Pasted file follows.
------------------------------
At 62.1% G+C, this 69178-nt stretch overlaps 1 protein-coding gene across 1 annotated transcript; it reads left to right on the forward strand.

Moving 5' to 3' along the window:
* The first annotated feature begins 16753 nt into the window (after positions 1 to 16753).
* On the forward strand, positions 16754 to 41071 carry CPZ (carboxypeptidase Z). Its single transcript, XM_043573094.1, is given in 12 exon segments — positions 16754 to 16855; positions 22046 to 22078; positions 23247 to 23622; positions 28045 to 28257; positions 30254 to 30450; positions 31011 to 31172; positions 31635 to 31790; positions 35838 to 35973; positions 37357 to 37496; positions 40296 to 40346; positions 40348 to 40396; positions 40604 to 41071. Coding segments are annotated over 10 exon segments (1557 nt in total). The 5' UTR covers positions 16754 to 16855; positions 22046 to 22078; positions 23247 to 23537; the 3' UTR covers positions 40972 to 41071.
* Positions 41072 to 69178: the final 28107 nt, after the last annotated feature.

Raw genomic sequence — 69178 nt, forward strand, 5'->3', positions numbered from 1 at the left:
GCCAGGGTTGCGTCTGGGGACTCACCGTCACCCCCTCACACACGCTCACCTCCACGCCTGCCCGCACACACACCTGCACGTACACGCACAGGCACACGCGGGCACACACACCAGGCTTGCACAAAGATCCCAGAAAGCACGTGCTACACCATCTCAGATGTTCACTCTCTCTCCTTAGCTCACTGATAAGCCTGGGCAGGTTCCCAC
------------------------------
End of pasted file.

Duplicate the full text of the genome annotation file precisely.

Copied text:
At 62.1% G+C, this 69178-nt stretch overlaps 1 protein-coding gene across 1 annotated transcript; it reads left to right on the forward strand.

Moving 5' to 3' along the window:
* The first annotated feature begins 16753 nt into the window (after positions 1 to 16753).
* On the forward strand, positions 16754 to 41071 carry CPZ (carboxypeptidase Z). Its single transcript, XM_043573094.1, is given in 12 exon segments — positions 16754 to 16855; positions 22046 to 22078; positions 23247 to 23622; positions 28045 to 28257; positions 30254 to 30450; positions 31011 to 31172; positions 31635 to 31790; positions 35838 to 35973; positions 37357 to 37496; positions 40296 to 40346; positions 40348 to 40396; positions 40604 to 41071. Coding segments are annotated over 10 exon segments (1557 nt in total). The 5' UTR covers positions 16754 to 16855; positions 22046 to 22078; positions 23247 to 23537; the 3' UTR covers positions 40972 to 41071.
* Positions 41072 to 69178: the final 28107 nt, after the last annotated feature.

Raw genomic sequence — 69178 nt, forward strand, 5'->3', positions numbered from 1 at the left:
GCCAGGGTTGCGTCTGGGGACTCACCGTCACCCCCTCACACACGCTCACCTCCACGCCTGCCCGCACACACACCTGCACGTACACGCACAGGCACACGCGGGCACACACACCAGGCTTGCACAAAGATCCCAGAAAGCACGTGCTACACCATCTCAGATGTTCACTCTCTCTCCTTAGCTCACTGATAAGCCTGGGCAGGTTCCCAC